My batik dress

Rooting around in my fabric stash, I found that I had quite a surprisingly big piece of teal-blue batik fabric left over after making myself a skirt several years ago.  This is one of my favourite fabrics, and it came from one of the best  fabric shops I know,  Truro Fabrics.

There are lots of things I like about this fabric – I find the simple geometric patterns and the streaks of colour change particularly pleasing.  In places there are yellow streaks, as though I’ve spilt my coffee on the fabric – I just love these variegated shades!variegated colours in fabricSo I have the fabric – and I also have a pattern.  This pattern belonged to my grandmother.  Simplicity paper patternShe liked to wear very simple straight cut dresses.  I don’t think the dress she was wearing below was cut from the pattern I’m using, but it’s very similar.Dordy wearing batik dress 1971So I have fabric and a pattern – but the finished dress isn’t at all what you’d be expecting!

First of all, I cut through the paper pattern at bodice level.  Then I cut a skirt nearly twice as wide as the existing skirt pattern, and I fitted it to the bodice with four pleats in the front and six on the back.dress showing pleats in skirtStupidly, I cut the front bodice without thinking – (but as the pattern dictated) – in two pieces.  Unfortunately, the central join looked stupid – the pattern just didn’t fit.  So I added a central placket to take the eye of the mismatched pattern.  It looked a bit better.correcting bodice problemsNow I’m toying with the sleeve lengths.  I’m not sure whether to go for elbow length or shorter.  And I don’t like the way the inset sleeves are puffy where they join the bodice – hmm, that doesn’t appear to happen on the original pattern.  Out come my pattern-cutting guidebooks to help me work out how I can get the smooth inset sleeve that I like.working on the sleeveTime now to play with the neckline!  I’ve cut it right down from the original pattern as that was too tight round my throat.  Would I like to add a collar?  Small or large?  Or perhaps use some other fabric for the collar?working on the collarI want to add pockets, but they’re not included in the pattern, so I have to get out another dress that has good pockets to use them as a template. making a pocketI’ve decided to scrap the idea of adding a collar, but I can’t used the original facing that came with the paper pattern as I’ve cut the neckline down so low.working on the collar facingThe back of the dress is a bit “bustley” – it looks as though I’ve got a tail, or a bustle (as they wore in Edwardian times).  So I’ve stitched down the skirt pleats at the back in a fan shape – the central pleat stitching is longer than the side pleat stitching.Pleats in back of dressThe only trouble with this fabric is that is stiff.  I guess it is because of the residual wax from the batik printing.  Consequently, the skirt doesn’t hang very softly.  Luckily, I’ve got a lining left spare from a skirt I’ve taken to pieces for patchwork.  This lining is a soft rayon, and it’s cut on the cross.  It fits perfectly!  It doesn’t make the dress to swishy (I hate it when you can hear your skirt/dress lining swish as you walk along), but just adds to the soft hang of the whole.skirt liningSo here is the finished dress!Katherine trying on dressNow to experiment with what I can wear with it!!Katherine trying on dress with orange cardi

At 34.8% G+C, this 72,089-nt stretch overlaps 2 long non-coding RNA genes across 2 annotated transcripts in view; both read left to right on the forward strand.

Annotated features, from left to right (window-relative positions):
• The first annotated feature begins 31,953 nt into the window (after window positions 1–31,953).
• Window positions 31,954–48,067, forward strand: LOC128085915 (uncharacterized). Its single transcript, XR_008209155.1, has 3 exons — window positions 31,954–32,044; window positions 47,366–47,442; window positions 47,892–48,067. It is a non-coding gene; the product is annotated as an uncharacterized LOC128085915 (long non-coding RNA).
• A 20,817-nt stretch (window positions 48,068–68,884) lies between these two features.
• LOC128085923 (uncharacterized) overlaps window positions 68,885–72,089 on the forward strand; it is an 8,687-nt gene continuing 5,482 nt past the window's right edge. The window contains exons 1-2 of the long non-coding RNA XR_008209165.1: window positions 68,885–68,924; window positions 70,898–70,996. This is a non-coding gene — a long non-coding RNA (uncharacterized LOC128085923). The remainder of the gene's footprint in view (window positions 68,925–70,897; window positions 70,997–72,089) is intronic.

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Lost - and found.

11 thoughts on “My batik dress”

  1. Well, I have to say, you look great in that dress as opposed to the dress in different iterations !! Always tricky re doing things…ask me how I know 🙂 Guts woman, you got guts!


    1. It did take a time to get things right with this dress, Susan – part of the fun, but also part of the challenge (I got very dispirited at times :-(( ) – whatever, I’m really pleased with the result!


  2. I do enjoy and approve of your sewing process! It is a great result and suits you very well. The cardie is perfect with it too. Style away, handy sewist!


    1. Thank you, Rebecca – it was the first dress I have made from start to finish for several years, and my approach was so different to what it used to be – so much more exploratory, and forgiving. At the moment I’m having an orange “moment” – so pleased when it’s the right colour for what I want to wear!


  3. Wish I’d read this before coming, as I would have asked to see it modelled! By next time you will have made more gorgeous creations and we’ll both have forgotten about it. It’s fabric alchemy.


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